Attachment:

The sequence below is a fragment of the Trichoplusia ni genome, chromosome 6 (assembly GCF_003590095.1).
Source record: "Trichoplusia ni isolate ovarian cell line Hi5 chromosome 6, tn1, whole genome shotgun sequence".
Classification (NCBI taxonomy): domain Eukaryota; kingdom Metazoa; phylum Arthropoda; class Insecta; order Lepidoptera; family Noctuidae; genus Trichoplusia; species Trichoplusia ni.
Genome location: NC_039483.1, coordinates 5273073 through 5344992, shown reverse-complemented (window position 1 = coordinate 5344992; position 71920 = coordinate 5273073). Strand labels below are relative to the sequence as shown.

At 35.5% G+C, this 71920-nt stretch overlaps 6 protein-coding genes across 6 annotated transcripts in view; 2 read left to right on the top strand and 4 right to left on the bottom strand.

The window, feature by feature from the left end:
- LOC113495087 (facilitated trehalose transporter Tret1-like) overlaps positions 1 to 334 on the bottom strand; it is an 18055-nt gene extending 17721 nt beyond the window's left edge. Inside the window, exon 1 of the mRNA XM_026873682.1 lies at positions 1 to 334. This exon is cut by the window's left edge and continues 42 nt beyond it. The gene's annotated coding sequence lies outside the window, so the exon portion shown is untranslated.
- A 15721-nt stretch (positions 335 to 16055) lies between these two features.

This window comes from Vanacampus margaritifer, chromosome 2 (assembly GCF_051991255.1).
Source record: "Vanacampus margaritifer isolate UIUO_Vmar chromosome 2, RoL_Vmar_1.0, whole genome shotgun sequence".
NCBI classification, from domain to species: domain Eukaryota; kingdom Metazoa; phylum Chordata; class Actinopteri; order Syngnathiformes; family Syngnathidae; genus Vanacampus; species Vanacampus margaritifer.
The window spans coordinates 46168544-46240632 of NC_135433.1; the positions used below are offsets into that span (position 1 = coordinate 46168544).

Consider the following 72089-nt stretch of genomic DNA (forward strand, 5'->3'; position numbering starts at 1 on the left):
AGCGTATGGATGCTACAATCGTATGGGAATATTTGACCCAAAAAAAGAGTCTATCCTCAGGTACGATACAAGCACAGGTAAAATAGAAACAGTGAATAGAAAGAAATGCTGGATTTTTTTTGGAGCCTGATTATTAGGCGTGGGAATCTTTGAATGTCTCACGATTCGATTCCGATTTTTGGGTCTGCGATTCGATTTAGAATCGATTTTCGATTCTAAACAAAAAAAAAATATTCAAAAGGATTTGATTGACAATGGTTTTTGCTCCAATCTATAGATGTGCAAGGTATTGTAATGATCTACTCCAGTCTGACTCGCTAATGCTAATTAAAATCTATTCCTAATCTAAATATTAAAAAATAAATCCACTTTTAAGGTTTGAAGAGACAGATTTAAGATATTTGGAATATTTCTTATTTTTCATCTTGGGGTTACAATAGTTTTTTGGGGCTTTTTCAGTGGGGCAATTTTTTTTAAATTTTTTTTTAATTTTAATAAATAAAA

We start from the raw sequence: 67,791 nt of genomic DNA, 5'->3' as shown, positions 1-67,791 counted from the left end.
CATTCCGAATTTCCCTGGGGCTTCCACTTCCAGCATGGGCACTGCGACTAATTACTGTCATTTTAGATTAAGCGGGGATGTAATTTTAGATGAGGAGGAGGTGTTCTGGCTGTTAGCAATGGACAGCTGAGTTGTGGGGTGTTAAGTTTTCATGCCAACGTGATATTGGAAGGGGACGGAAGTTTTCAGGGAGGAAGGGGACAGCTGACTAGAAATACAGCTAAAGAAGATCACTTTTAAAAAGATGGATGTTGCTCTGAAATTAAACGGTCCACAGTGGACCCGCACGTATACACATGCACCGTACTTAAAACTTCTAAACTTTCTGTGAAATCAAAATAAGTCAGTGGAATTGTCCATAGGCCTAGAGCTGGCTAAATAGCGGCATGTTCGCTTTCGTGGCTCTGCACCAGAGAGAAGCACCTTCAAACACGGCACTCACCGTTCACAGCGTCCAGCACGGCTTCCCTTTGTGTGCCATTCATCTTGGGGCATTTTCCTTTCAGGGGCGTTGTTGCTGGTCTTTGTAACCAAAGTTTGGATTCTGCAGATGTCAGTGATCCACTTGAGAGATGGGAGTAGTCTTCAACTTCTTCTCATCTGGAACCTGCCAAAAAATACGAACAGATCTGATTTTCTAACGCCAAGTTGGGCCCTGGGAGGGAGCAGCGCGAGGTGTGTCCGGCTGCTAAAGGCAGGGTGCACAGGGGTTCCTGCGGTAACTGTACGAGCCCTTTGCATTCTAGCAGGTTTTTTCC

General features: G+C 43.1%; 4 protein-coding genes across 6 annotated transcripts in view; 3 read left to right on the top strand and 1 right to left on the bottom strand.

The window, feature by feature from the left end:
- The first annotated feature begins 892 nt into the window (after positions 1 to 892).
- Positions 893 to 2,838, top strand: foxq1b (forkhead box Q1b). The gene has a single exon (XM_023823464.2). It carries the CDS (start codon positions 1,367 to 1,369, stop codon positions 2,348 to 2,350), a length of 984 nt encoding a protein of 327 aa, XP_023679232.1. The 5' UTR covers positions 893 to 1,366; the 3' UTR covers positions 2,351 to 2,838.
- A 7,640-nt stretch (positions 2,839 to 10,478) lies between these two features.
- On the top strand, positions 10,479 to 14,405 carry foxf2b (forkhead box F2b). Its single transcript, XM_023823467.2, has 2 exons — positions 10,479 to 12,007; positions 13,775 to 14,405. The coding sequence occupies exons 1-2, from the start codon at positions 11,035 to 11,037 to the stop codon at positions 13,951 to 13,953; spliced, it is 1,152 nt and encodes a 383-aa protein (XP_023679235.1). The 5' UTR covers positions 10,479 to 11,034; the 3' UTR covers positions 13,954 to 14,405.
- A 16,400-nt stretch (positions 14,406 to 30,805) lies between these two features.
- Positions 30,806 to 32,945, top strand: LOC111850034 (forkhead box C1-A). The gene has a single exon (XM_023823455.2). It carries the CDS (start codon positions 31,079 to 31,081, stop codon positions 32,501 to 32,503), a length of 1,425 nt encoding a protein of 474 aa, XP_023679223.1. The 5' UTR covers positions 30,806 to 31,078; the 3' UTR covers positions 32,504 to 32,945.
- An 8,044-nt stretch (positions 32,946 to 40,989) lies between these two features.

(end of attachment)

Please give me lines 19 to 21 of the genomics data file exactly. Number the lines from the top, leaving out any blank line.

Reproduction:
- The first annotated feature begins 892 nt into the window (after positions 1 to 892).
- Positions 893 to 2,838, top strand: foxq1b (forkhead box Q1b). The gene has a single exon (XM_023823464.2). It carries the CDS (start codon positions 1,367 to 1,369, stop codon positions 2,348 to 2,350), a length of 984 nt encoding a protein of 327 aa, XP_023679232.1. The 5' UTR covers positions 893 to 1,366; the 3' UTR covers positions 2,351 to 2,838.
- A 7,640-nt stretch (positions 2,839 to 10,478) lies between these two features.